Someone whose French is better than mine will also want to get on translating the songs of Ministre Amer, who appear in the soundtrack of La Haine. (See also members Stomy Bugsy and Passi.)

And -- do I need to say this? -- manifestations involving lighting bus passengers on fire or striking passersby with dumbbells from 15th story windows (somewhere further down on No Parasan!, w/ heavy-handed sarcastic commentary) are not to be condoned or celebrated, either as festival or rhetoric. Things are things, and their destruction may even unmask their illusory claim on us; persons are not. Call me sentimental. I hope that whatever further direction these events take, it is not this one.

I may continue to post relevant material as I encounter it, but I believe I will leave interpretation and position-taking to my betters.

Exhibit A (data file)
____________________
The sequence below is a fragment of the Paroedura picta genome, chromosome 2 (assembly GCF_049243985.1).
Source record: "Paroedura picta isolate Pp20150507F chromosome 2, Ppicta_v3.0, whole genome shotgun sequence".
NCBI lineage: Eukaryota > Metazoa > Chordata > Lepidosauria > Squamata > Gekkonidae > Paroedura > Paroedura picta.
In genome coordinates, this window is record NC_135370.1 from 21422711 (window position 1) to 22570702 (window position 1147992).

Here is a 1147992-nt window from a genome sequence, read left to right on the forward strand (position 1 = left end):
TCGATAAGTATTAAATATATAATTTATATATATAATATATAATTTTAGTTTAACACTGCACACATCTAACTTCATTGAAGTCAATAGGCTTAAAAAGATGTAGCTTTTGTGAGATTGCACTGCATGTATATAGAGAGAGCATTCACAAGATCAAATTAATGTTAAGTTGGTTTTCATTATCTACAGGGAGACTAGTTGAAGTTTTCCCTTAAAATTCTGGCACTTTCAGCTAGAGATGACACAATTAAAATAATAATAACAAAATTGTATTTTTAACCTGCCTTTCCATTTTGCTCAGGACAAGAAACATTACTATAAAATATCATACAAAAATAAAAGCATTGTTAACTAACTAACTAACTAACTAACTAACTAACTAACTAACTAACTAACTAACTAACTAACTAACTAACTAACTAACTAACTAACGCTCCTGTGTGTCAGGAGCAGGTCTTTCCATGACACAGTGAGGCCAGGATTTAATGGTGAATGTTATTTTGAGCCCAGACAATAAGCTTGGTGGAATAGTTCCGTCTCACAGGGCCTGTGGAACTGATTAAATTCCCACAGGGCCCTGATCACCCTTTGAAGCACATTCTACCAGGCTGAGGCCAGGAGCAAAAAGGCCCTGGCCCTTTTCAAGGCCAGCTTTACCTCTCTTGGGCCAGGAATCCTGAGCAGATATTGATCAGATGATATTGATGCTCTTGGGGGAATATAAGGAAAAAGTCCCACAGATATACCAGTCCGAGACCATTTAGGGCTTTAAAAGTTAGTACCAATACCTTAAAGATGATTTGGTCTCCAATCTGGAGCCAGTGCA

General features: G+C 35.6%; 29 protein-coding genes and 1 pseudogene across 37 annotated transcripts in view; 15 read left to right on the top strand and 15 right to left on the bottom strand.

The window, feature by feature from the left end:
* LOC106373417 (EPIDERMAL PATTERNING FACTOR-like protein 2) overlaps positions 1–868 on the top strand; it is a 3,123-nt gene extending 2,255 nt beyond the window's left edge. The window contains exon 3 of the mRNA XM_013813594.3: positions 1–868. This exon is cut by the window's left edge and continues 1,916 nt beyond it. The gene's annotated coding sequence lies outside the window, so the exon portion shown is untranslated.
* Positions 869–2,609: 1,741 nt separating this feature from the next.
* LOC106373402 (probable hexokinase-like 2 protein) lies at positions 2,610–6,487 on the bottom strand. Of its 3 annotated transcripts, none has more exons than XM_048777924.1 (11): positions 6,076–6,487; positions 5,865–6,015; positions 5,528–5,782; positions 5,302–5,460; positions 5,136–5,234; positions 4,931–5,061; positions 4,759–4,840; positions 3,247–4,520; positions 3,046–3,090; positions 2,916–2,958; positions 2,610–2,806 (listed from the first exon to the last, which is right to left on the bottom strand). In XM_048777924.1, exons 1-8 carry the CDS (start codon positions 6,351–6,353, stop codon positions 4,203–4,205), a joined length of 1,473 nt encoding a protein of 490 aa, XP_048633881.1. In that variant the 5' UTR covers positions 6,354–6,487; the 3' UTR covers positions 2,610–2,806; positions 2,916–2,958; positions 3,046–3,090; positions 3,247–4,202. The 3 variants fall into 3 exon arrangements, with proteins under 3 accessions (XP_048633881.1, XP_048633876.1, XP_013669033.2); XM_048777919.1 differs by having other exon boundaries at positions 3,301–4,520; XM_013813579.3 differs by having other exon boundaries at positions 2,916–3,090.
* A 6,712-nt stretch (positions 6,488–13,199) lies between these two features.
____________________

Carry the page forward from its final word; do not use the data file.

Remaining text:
Tuesday, November 08, 2005

I'd have been there if I'd been there: Many thanks to Harlequin Knights for his detailed coverage of the n/OULIPO conference at Redcat (the official site doesn't seem to be working this sec); I'm particularly surprised to learn of the tenor of Johanna Drucker's remarks. And don't skip Joseph's link to Catherine Daly's imagined response to Spahr and Young's presentation/performance.

Btw -- Alexus Meinong, mentioned at the start of Joseph's final post, is also the fellow whose views on the reality of non-existent objects were famously critiqued by Bertrand Russell. I think Peli has to chug.

1) Some people say that the internet makes dangerous information too widely available. That's ridiculous.

2) de Villepin's book of literary criticism: In Praise of Those Who Stole The Fire.

3) Whistling in the dark: "You have to go looking trouble to find it."

4) John Beer writes in, quite reasonably, re the "science of history":